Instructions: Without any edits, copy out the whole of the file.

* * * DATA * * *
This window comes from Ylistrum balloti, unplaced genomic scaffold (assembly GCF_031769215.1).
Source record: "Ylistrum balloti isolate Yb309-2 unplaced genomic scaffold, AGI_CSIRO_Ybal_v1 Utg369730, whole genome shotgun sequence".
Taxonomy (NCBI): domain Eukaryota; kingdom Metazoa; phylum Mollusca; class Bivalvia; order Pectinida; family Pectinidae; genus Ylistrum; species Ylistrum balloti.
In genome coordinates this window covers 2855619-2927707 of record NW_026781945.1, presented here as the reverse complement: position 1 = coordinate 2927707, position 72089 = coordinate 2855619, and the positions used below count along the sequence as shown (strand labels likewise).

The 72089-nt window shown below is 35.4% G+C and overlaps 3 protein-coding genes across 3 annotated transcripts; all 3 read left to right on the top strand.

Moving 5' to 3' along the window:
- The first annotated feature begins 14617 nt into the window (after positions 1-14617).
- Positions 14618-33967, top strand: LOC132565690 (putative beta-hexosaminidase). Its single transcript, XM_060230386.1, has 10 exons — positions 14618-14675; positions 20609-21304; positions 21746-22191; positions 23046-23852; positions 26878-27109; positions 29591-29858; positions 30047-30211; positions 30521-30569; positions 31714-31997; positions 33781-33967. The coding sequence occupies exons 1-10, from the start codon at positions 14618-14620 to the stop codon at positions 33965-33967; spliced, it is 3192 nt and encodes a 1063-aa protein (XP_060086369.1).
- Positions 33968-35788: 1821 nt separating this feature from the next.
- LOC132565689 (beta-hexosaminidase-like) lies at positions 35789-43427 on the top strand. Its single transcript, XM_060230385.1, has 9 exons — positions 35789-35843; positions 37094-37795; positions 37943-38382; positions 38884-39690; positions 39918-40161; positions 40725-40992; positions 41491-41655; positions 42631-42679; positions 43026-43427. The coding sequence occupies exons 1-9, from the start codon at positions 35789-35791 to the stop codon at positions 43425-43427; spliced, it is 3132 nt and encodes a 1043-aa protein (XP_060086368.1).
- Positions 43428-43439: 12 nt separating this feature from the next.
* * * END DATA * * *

This window comes from Ylistrum balloti, unplaced genomic scaffold (assembly GCF_031769215.1).
Source record: "Ylistrum balloti isolate Yb309-2 unplaced genomic scaffold, AGI_CSIRO_Ybal_v1 Utg369730, whole genome shotgun sequence".
Taxonomy (NCBI): domain Eukaryota; kingdom Metazoa; phylum Mollusca; class Bivalvia; order Pectinida; family Pectinidae; genus Ylistrum; species Ylistrum balloti.
In genome coordinates this window covers 2855619-2927707 of record NW_026781945.1, presented here as the reverse complement: position 1 = coordinate 2927707, position 72089 = coordinate 2855619, and the positions used below count along the sequence as shown (strand labels likewise).

The 72089-nt window shown below is 35.4% G+C and overlaps 3 protein-coding genes across 3 annotated transcripts; all 3 read left to right on the top strand.

Moving 5' to 3' along the window:
- The first annotated feature begins 14617 nt into the window (after positions 1-14617).
- Positions 14618-33967, top strand: LOC132565690 (putative beta-hexosaminidase). Its single transcript, XM_060230386.1, has 10 exons — positions 14618-14675; positions 20609-21304; positions 21746-22191; positions 23046-23852; positions 26878-27109; positions 29591-29858; positions 30047-30211; positions 30521-30569; positions 31714-31997; positions 33781-33967. The coding sequence occupies exons 1-10, from the start codon at positions 14618-14620 to the stop codon at positions 33965-33967; spliced, it is 3192 nt and encodes a 1063-aa protein (XP_060086369.1).
- Positions 33968-35788: 1821 nt separating this feature from the next.
- LOC132565689 (beta-hexosaminidase-like) lies at positions 35789-43427 on the top strand. Its single transcript, XM_060230385.1, has 9 exons — positions 35789-35843; positions 37094-37795; positions 37943-38382; positions 38884-39690; positions 39918-40161; positions 40725-40992; positions 41491-41655; positions 42631-42679; positions 43026-43427. The coding sequence occupies exons 1-9, from the start codon at positions 35789-35791 to the stop codon at positions 43425-43427; spliced, it is 3132 nt and encodes a 1043-aa protein (XP_060086368.1).
- Positions 43428-43439: 12 nt separating this feature from the next.